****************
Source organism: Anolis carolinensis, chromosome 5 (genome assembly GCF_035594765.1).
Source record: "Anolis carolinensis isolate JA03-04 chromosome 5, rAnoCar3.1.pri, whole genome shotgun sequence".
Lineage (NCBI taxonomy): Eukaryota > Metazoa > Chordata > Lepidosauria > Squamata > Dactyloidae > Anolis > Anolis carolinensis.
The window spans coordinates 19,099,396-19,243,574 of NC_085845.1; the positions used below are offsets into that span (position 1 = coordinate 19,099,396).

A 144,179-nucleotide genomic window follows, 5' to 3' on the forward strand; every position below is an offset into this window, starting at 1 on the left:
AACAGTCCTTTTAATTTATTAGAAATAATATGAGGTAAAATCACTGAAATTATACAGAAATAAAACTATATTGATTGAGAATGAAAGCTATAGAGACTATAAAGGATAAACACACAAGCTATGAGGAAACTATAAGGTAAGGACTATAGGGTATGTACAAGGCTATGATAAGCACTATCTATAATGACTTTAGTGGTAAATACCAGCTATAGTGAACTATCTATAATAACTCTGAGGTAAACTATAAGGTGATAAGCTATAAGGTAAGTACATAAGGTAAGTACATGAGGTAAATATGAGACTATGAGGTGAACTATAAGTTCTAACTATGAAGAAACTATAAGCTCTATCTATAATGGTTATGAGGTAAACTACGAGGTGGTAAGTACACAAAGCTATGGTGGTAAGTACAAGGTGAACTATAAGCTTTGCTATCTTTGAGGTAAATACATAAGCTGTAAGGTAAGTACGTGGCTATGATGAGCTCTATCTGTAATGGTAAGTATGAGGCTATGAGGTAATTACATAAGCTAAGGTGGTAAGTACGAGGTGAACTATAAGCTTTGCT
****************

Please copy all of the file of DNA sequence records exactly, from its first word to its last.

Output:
Source organism: Anolis carolinensis, chromosome 5 (genome assembly GCF_035594765.1).
Source record: "Anolis carolinensis isolate JA03-04 chromosome 5, rAnoCar3.1.pri, whole genome shotgun sequence".
Lineage (NCBI taxonomy): Eukaryota > Metazoa > Chordata > Lepidosauria > Squamata > Dactyloidae > Anolis > Anolis carolinensis.
The window spans coordinates 19,099,396-19,243,574 of NC_085845.1; the positions used below are offsets into that span (position 1 = coordinate 19,099,396).

A 144,179-nucleotide genomic window follows, 5' to 3' on the forward strand; every position below is an offset into this window, starting at 1 on the left:
AACAGTCCTTTTAATTTATTAGAAATAATATGAGGTAAAATCACTGAAATTATACAGAAATAAAACTATATTGATTGAGAATGAAAGCTATAGAGACTATAAAGGATAAACACACAAGCTATGAGGAAACTATAAGGTAAGGACTATAGGGTATGTACAAGGCTATGATAAGCACTATCTATAATGACTTTAGTGGTAAATACCAGCTATAGTGAACTATCTATAATAACTCTGAGGTAAACTATAAGGTGATAAGCTATAAGGTAAGTACATAAGGTAAGTACATGAGGTAAATATGAGACTATGAGGTGAACTATAAGTTCTAACTATGAAGAAACTATAAGCTCTATCTATAATGGTTATGAGGTAAACTACGAGGTGGTAAGTACACAAAGCTATGGTGGTAAGTACAAGGTGAACTATAAGCTTTGCTATCTTTGAGGTAAATACATAAGCTGTAAGGTAAGTACGTGGCTATGATGAGCTCTATCTGTAATGGTAAGTATGAGGCTATGAGGTAATTACATAAGCTAAGGTGGTAAGTACGAGGTGAACTATAAGCTTTGCT